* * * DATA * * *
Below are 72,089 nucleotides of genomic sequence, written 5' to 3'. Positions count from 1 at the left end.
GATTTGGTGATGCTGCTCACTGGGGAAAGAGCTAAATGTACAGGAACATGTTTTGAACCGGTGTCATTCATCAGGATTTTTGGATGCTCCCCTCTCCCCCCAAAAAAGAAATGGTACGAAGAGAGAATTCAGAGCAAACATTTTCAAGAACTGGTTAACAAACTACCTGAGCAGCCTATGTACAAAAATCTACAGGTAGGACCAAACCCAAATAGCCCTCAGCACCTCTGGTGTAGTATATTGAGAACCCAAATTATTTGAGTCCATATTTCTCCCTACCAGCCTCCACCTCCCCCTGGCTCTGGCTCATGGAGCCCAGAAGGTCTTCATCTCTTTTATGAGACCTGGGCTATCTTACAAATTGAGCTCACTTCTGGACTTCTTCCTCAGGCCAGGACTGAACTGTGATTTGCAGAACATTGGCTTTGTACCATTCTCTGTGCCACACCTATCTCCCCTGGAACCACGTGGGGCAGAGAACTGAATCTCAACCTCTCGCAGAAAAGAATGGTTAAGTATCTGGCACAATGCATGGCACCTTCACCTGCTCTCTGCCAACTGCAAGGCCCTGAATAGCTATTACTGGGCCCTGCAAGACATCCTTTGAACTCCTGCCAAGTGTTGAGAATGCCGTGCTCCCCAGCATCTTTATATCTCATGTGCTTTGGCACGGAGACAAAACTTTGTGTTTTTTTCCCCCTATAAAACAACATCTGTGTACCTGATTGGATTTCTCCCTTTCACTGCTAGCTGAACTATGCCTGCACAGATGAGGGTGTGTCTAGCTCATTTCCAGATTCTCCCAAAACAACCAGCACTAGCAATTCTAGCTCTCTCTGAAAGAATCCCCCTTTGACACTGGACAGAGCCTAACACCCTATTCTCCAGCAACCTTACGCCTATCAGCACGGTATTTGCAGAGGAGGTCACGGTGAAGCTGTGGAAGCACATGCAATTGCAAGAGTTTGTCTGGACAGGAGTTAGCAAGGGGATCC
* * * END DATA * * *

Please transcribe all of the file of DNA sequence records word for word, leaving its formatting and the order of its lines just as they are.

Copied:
Below are 72,089 nucleotides of genomic sequence, written 5' to 3'. Positions count from 1 at the left end.
GATTTGGTGATGCTGCTCACTGGGGAAAGAGCTAAATGTACAGGAACATGTTTTGAACCGGTGTCATTCATCAGGATTTTTGGATGCTCCCCTCTCCCCCCAAAAAAGAAATGGTACGAAGAGAGAATTCAGAGCAAACATTTTCAAGAACTGGTTAACAAACTACCTGAGCAGCCTATGTACAAAAATCTACAGGTAGGACCAAACCCAAATAGCCCTCAGCACCTCTGGTGTAGTATATTGAGAACCCAAATTATTTGAGTCCATATTTCTCCCTACCAGCCTCCACCTCCCCCTGGCTCTGGCTCATGGAGCCCAGAAGGTCTTCATCTCTTTTATGAGACCTGGGCTATCTTACAAATTGAGCTCACTTCTGGACTTCTTCCTCAGGCCAGGACTGAACTGTGATTTGCAGAACATTGGCTTTGTACCATTCTCTGTGCCACACCTATCTCCCCTGGAACCACGTGGGGCAGAGAACTGAATCTCAACCTCTCGCAGAAAAGAATGGTTAAGTATCTGGCACAATGCATGGCACCTTCACCTGCTCTCTGCCAACTGCAAGGCCCTGAATAGCTATTACTGGGCCCTGCAAGACATCCTTTGAACTCCTGCCAAGTGTTGAGAATGCCGTGCTCCCCAGCATCTTTATATCTCATGTGCTTTGGCACGGAGACAAAACTTTGTGTTTTTTTCCCCCTATAAAACAACATCTGTGTACCTGATTGGATTTCTCCCTTTCACTGCTAGCTGAACTATGCCTGCACAGATGAGGGTGTGTCTAGCTCATTTCCAGATTCTCCCAAAACAACCAGCACTAGCAATTCTAGCTCTCTCTGAAAGAATCCCCCTTTGACACTGGACAGAGCCTAACACCCTATTCTCCAGCAACCTTACGCCTATCAGCACGGTATTTGCAGAGGAGGTCACGGTGAAGCTGTGGAAGCACATGCAATTGCAAGAGTTTGTCTGGACAGGAGTTAGCAAGGGGATCC